By Vivian Sequera and Mayela Armas
CARACAS (Reuters) -Venezuela’s opposition election commission said on Monday it will move forward with its late October primary vote to pick its presidential candidate for next year’s general election, after the country’s national electoral council sought a delay.
The South American nation’s beleaguered political opposition will face off against President Nicolas Maduro’s ruling socialists, who have presided over a prolonged economic meltdown marked by sky-high inflation and persecution of critics, according to rights groups.
Maduro is expected to run for re-election, but has not yet made a formal announcement.
Last month, the National Electoral Council (CNE) – seen by the opposition as aligned with Maduro – responded to a June request to assist with the opposition’s primary, saying it could provide voting centers and machines but stressing more time was needed to help organize the primary vote for later in November.
But most of the 13 opposition candidates rejected this request, preferring to keep the Oct. 22 primary, while criticizing what they called a slow CNE response.
The opposition commission – made up of eight lawyers and experts – said it had asked for up to 400 additional voting centers as well as security at the centers and help facilitating visas for electoral experts and foreign journalists covering the process.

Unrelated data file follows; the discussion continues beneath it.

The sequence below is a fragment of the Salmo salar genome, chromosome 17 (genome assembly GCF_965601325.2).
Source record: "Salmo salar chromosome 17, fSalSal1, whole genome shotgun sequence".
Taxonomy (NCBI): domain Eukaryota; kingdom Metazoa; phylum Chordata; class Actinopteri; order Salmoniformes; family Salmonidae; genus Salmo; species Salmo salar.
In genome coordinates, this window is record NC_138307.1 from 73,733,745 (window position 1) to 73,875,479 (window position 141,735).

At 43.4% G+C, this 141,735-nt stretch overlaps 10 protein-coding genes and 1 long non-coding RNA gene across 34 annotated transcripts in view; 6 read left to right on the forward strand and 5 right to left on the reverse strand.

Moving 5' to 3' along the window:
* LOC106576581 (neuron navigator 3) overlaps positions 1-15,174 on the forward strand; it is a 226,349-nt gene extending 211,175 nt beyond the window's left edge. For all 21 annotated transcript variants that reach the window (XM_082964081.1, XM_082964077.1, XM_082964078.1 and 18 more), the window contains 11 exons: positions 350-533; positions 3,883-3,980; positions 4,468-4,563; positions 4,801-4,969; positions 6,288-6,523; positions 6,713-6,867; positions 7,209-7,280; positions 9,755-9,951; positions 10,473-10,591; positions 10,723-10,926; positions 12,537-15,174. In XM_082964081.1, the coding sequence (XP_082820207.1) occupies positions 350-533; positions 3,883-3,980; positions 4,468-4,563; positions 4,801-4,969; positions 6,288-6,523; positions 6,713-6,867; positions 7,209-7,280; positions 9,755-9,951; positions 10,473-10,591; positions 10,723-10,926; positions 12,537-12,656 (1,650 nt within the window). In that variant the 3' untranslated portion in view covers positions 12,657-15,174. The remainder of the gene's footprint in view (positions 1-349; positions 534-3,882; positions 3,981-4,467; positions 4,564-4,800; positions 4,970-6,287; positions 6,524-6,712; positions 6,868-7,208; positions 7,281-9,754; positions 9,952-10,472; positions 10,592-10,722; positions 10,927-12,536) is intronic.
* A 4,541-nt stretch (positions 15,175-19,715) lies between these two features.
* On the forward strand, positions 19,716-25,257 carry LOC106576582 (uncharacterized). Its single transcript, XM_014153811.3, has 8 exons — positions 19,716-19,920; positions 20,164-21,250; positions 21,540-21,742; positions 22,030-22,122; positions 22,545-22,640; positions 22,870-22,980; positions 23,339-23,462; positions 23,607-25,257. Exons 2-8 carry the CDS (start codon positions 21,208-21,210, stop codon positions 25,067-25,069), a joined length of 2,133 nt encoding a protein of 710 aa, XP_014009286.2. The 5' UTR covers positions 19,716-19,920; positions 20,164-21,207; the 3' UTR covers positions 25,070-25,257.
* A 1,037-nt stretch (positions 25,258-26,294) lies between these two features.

In its own statement later on Monday, the CNE insisted it holds “exclusive competency” to organize elections but would provide technical support to the opposition “to guarantee a reliable, transparent process” that promotes participation and security.
The statement did not address the primary election’s date.
Venezuela’s opposition counts some 3,000 voting centers, according to commission president Jesus Maria Casal.
Some 14,000 Venezuelan schools typically serve as electoral centers for the country’s 20 million voters, but since the primary is being carried out independently, these cannot be used without CNE authorization.
Venezuelan authorities have in recent months disqualified some opposition candidates, including former lawmaker Maria Corina Machado, the opposition’s leading hopeful in polls.
(Reporting by Vivian Sequera and Mayela Armas; Writing by Sarah Morland; Editing by David Alire Garcia and Editing by Sonali Paul)